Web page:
I think that fact that race courses are staying open longer to encourage walkers are somehow encouraging untrained runners to take part as well. I believe in the past, average marathon finishing times were much faster and race participation was lower. Runners who were well trained and ready to compete were able to register right at the race and at registrations fees that were much lower. I suspect that all those factors create a situation where people who are prepared to run end up running and those unprepared do not not feel compelled to show up, register, and push themselves too hard.
I wonder how many runners show up at races feeling unprepared. If someone asked me this morning, do you think you could run a marathon today? I would say yes, with confidence. If they asked why, I could say that because I have logged enough miles in training to know I could finish. I wonder how many runners at the start of our races can say for sure they feel they did the work required to finish the race.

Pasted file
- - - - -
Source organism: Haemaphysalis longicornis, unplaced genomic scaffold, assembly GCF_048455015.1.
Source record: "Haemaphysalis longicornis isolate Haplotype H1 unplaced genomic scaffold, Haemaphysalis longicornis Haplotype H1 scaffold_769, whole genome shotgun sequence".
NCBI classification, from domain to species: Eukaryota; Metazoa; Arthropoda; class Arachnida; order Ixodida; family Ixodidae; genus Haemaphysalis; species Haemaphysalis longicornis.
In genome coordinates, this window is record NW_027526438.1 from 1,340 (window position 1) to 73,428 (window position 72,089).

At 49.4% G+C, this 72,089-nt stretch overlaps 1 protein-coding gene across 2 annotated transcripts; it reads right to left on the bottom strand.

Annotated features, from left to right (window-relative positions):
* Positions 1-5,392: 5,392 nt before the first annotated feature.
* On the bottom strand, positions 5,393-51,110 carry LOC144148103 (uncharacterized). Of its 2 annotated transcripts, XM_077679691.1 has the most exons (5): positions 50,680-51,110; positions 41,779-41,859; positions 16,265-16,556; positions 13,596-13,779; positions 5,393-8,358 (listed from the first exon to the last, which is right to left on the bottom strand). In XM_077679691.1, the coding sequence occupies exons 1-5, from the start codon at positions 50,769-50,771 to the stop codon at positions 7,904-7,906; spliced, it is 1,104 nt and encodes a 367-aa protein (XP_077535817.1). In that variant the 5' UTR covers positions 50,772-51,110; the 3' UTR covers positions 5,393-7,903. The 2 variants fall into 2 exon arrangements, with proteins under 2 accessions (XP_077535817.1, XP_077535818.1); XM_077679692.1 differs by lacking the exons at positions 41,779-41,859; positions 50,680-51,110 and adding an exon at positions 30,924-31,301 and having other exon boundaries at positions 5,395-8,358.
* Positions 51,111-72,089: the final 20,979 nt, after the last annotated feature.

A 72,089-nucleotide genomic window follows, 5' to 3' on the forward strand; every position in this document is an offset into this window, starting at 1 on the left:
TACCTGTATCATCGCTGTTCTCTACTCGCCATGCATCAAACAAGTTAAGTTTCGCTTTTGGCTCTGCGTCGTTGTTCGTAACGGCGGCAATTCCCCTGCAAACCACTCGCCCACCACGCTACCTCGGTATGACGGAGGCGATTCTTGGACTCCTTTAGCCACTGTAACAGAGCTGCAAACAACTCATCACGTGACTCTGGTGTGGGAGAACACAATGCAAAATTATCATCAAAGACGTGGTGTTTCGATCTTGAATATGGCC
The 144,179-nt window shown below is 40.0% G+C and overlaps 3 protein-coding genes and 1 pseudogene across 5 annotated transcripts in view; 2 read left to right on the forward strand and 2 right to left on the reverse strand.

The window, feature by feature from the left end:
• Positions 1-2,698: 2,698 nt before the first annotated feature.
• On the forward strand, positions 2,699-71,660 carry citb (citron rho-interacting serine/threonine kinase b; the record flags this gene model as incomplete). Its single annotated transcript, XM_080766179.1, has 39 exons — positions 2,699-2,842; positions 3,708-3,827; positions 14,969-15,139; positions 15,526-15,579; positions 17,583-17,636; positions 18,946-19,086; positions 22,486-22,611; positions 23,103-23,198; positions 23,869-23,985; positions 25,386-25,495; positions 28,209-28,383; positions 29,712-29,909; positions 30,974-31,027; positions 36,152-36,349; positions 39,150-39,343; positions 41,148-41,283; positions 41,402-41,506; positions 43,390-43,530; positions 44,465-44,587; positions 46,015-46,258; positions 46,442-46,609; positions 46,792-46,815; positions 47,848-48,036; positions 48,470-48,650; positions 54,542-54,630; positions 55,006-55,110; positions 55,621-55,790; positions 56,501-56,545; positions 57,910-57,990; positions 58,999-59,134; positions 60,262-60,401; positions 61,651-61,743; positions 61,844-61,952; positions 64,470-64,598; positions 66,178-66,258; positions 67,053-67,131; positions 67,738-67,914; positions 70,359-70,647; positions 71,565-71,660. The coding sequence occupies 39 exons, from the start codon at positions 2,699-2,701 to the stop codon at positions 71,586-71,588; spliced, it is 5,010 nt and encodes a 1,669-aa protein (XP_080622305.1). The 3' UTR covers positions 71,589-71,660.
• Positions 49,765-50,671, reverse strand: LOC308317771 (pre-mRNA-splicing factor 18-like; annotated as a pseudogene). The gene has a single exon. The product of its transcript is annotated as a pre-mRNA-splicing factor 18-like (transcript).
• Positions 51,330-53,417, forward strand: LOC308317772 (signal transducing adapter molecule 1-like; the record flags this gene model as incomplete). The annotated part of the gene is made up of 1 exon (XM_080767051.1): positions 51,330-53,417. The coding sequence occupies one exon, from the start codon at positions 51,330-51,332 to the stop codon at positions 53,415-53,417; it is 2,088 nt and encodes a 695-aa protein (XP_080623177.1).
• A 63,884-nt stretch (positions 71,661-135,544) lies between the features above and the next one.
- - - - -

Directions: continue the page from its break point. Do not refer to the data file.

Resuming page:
I wonder how many runners show up, not having logged nearly enough miles, but since they made a commitment they feel compelled to race. A marathon trip could cost a person's a months rent or half their mortgage. Hundreds of dollars are spent on hotels, race numbers, flights, car rentals, food, and many other things. I wonder if this sense of feeling obligated to race after spending so much in advance acts to contribute to those being taken away in ambulances on the race course.
Lately races require pre-registrations months in advance. Runners think they have time to train later. Race Directors do not allow refunds, or even transferring of race bibs to others who may be better prepared to tactle the challenges.
For all those runners who felt unprepared to race, I wonder how many would have gladly transferred their bibs to runner willing and able to take their place. I bet a compelling case for bib transfer can be made in the interest of public policy, but that is just me rambling.
Thanks for reading. Prayers to the man I saw on the course today.